China / Society

Tianjin explosion insurance losses likely to exceed $1 billion

By Hu Yuanyuan ( Updated: 2015-08-18 19:36
Insurance claims resulting from their series of explosions at a chemical warehouse in Tianjin last Wednesday are likely to exceed $1 to $1.5 billion, Fitch Ratings said on Tuesday.

High insurance penetration rate in the area could make the blasts one of the most costly catastrophe claims for the Chinese insurance sector in the past few years, according to a report.

The ratings agency expects the number of reported claims to surge further in coming weeks.

Fitch believes that claims from the blasts are likely to undermine the financial performance of some regional players and those property and casualty insurers with high risk accumulation in the affected areas.

The report said it is too early to determine the impact the incident will have on the credit strength of the Chinese insurance sector as a whole.

According to the China Insurance Regulatory Commission, non-life insurance premiums from Tianjin city amounted to 11 billion yuan ($1.7 billion) last year. Should insured losses come in at the high end of the initial $1-1.5 billion estimate, they would represent about 88 percent of total direct premiums paid in Tianjin or roughly 5.4 percent of aggregated shareholder capital for the six most active issuers at the end of last year.

PICC Property and Casualty Company, Ping An Property & Casualty Insurance Company of China, China Pacific Property Insurance, China Continent Property & Casualty Insurance, Sunshine Property & Casualty Insurance and Taiping General Insurance are the most active insurers in the region, accounting for more than 77 percent of the non-life segment as measured by direct premiums.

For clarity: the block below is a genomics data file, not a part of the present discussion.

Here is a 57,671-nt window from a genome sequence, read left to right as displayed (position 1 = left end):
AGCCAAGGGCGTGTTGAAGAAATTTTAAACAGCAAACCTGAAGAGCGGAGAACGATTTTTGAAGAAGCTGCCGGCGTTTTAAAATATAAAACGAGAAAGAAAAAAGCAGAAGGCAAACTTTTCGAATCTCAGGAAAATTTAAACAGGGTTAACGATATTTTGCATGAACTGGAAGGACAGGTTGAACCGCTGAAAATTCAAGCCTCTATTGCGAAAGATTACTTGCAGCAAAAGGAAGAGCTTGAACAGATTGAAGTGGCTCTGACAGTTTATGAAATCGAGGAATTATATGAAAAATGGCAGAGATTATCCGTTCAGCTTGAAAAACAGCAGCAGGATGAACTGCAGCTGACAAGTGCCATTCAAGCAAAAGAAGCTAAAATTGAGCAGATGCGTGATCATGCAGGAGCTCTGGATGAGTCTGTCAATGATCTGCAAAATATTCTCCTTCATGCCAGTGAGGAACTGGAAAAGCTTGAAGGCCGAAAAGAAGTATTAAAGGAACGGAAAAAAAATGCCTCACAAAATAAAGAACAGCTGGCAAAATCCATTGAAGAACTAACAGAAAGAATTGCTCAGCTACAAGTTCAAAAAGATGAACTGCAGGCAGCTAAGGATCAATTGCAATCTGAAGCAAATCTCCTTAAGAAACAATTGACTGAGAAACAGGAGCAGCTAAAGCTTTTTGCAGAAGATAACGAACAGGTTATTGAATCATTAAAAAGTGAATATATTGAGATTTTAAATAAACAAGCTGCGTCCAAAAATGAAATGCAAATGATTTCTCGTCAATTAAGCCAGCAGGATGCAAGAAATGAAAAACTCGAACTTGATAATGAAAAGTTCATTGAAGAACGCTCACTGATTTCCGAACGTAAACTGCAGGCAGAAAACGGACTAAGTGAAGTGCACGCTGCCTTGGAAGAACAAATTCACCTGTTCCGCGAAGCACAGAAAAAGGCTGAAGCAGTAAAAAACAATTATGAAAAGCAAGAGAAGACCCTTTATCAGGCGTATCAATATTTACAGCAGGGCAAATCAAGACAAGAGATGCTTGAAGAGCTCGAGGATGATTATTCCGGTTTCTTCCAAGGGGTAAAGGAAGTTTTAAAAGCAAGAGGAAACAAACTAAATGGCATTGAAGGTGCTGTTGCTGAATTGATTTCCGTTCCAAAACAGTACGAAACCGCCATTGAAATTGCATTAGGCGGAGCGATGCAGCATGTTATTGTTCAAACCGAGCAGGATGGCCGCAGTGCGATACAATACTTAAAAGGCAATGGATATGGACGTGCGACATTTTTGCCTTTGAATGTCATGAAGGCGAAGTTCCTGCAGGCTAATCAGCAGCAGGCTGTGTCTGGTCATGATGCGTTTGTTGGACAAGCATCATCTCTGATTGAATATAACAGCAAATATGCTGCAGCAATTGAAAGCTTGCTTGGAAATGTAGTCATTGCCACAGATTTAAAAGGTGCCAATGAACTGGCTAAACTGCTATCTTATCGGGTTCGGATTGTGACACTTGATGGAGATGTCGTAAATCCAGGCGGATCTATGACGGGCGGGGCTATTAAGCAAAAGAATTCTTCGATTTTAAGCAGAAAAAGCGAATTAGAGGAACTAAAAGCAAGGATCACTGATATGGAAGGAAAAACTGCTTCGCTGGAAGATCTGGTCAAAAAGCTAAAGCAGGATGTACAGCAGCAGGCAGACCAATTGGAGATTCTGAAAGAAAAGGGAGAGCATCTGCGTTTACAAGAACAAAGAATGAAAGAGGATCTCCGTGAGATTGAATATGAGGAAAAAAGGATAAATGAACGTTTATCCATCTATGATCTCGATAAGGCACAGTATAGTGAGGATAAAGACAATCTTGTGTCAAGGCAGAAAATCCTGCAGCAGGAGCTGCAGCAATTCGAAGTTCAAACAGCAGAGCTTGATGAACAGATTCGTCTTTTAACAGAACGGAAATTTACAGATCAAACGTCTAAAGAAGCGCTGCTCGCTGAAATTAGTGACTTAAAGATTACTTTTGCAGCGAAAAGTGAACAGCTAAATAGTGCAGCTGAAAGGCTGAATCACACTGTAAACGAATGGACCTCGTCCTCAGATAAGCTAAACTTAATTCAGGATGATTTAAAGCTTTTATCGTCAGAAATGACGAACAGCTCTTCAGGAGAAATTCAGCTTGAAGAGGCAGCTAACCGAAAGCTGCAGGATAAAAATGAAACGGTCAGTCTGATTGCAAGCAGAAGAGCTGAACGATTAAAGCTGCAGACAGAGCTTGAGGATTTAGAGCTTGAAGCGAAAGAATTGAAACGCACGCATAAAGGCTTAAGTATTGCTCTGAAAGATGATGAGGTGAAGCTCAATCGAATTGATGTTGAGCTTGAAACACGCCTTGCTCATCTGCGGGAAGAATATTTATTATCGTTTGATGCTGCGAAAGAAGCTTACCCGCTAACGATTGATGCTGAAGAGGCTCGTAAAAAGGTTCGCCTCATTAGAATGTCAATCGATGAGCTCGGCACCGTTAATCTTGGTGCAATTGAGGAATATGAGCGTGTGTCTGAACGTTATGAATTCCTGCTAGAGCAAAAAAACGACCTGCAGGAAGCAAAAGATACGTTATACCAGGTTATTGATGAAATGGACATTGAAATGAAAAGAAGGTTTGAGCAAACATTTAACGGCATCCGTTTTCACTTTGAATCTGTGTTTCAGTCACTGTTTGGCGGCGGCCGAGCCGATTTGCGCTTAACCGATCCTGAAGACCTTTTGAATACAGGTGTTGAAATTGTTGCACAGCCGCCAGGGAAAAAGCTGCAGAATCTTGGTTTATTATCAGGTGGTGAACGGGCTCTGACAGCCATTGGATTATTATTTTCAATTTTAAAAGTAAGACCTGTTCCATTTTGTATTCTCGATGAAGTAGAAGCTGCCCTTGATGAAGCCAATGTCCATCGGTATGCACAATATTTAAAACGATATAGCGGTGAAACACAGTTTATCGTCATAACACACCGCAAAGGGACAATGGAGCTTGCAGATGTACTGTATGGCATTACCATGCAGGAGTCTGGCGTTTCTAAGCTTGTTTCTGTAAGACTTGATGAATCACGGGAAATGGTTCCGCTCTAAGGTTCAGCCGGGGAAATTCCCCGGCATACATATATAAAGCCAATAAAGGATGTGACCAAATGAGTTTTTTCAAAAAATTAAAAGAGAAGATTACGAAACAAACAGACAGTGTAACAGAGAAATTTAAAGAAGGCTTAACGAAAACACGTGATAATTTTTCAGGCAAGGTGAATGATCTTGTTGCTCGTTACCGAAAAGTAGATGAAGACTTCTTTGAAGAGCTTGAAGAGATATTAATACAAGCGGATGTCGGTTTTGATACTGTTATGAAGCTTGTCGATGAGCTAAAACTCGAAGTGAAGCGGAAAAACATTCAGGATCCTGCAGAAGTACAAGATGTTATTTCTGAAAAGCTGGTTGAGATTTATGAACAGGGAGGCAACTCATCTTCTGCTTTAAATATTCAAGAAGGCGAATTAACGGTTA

Claims from the blasts could be shared with both local and international reinsurers, which could mitigate direct impact on the Chinese insurance sector.

While insurers could recover a portion of their property claims from their reinsurers, their exposure, the amount of retention and the number of reinstatements under the catastrophe reinsurance program are likely to determine the degree of severity to which they are affected.

Fitch estimates that the overall risk ratios of major non-life players active in the Tianjin region range from 10 to 15 percent.

Chinese media have reported that more than 8,000 vehicles were destroyed by the explosions. Claims from motor insurance could impair insurers' margins and capital if their reinsurance protection is marginal and the degree of risk accumulation within the affected region is significant.

Aside from motor excess of loss treaties, in which the reinsurers indemnify the ceding companies for losses that exceed a specified limit, it is common for Chinese insurers to use quota share reinsurance treaties to mitigate their solvency strain due to the strong growth in recent years from motor insurance.

The majority of claims will come from motor, cargo, liability and property insurance. However, medical and life insurance claims are also likely to be substantial.

Victims of death and injuries are covered by a government-supported accident insurance plan for the Tianjin region, in addition to their own medical and life insurance policies. Each injured person insured by the government plan can claim compensation of between 20,000 and 35,000 yuan, depending on the extent of injuries while compensation of 50,000 yuan will be paid in the event of death.

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